NUPI Working Paper

Challenges in deploying effective police to international peace operations

Publisert: 1. aug. 2017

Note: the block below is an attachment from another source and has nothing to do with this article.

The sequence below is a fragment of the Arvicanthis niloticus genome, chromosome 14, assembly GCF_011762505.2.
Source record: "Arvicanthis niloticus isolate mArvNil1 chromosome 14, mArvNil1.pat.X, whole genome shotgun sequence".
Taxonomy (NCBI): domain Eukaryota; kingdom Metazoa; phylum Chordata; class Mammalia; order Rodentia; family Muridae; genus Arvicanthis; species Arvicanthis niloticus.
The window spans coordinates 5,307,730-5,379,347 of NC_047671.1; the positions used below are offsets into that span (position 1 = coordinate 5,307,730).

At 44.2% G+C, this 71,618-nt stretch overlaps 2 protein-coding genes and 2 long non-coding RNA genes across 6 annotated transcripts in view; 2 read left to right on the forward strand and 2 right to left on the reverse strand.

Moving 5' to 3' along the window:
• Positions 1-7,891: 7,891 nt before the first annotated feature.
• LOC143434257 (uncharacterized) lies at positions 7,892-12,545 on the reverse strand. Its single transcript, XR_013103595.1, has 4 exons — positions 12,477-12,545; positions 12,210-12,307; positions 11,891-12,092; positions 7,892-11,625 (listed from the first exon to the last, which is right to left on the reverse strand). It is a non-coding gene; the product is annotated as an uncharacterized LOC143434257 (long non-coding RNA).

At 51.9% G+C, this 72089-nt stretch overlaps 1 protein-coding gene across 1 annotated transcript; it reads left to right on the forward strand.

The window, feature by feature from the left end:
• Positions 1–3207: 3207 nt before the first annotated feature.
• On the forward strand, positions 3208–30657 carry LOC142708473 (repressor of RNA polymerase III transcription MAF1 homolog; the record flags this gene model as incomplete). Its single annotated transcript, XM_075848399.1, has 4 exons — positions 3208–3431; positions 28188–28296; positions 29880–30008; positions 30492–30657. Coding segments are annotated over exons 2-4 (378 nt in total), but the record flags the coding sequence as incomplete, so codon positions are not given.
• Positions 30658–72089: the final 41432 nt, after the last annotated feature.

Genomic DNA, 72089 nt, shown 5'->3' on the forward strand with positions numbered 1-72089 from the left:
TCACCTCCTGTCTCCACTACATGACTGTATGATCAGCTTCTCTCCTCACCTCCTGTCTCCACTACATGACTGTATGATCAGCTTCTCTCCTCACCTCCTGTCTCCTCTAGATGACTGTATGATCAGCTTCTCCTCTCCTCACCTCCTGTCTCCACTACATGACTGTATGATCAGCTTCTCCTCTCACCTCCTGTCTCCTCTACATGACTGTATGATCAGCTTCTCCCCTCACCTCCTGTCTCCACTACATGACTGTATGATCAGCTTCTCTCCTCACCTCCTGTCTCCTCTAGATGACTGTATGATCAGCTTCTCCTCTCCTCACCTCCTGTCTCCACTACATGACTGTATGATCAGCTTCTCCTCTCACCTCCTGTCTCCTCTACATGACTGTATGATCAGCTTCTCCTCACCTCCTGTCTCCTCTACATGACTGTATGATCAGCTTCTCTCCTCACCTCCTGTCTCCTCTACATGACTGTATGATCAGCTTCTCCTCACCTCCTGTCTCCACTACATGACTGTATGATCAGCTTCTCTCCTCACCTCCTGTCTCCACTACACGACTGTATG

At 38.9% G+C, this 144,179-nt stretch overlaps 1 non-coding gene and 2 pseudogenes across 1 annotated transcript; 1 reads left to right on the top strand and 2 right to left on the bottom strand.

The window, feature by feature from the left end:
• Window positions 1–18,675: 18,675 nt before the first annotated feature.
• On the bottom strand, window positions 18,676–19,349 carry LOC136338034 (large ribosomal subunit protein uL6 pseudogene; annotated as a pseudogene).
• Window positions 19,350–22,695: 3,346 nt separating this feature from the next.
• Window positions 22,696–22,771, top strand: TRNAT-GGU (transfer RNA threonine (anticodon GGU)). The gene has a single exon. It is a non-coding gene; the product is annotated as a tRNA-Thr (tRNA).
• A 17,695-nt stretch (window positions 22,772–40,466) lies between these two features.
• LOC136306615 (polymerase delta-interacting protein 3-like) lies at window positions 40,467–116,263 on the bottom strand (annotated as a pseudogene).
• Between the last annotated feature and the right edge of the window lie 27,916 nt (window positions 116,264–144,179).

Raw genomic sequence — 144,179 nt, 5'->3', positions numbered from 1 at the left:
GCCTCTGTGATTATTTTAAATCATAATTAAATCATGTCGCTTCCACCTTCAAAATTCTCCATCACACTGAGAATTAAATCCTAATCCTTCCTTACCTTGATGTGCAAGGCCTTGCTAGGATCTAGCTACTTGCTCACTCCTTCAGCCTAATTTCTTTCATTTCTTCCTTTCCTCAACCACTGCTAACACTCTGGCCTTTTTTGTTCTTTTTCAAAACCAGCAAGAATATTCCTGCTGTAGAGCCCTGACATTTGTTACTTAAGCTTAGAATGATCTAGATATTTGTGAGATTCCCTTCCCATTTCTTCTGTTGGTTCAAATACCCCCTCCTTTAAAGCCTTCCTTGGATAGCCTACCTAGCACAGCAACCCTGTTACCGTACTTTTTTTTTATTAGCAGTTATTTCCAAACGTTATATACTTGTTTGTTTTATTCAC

This paper examines the challenges of deploying and using adequately prepared and appropriate skilled police personnel in UN peace operations. It approaches this issue primarily, although not exclusively, through the prism of training. It briefly describes changes in the demand for and role of police in contemporary peace operations, and the existing system of recruitment, selection and training of police peacekeepers. It then considers four types of problems encountered in deploying effective police personnel in the areas of supply of personnel, skillsets, predeployment training, and performance. The paper holds that problems in these interconnected areas undermine the effectiveness and impact of police components in peace operations. While the UN has made some important efforts to improve recruitment and selection of police peacekeepers, and to standardize peacekeeping training of police prior to deployment, both selection and training standards continue to be inconsistently applied and inadequate. Resolving the perpetual problem of getting police peacekeepers with the needed capabilities deployed to missions will require more than simple technical fixes; the human resources challenge for police (as well as military and civilian personnel) in UN operations goes beyond recruitment and training to include questions of effective guidance, management, resourcing, and the monitoring and evaluation of peacekeeper performance to support institutional learning and adjustment of recruitment and training processes. The problem is complex and multifaceted, not least because the UN is an international organization with management challenges that are distinct from those encountered by national public service organizations. The UN’s organizational structures and processes themselves require attention. Solutions call for commitment and corrective action by PCCs, UN HQ, and the leadership of UN field missions. The paper contributes to broader ongoing discussions about what is required to improve the impact and effectiveness of peacekeeping personnel, and of peace operations more broadly.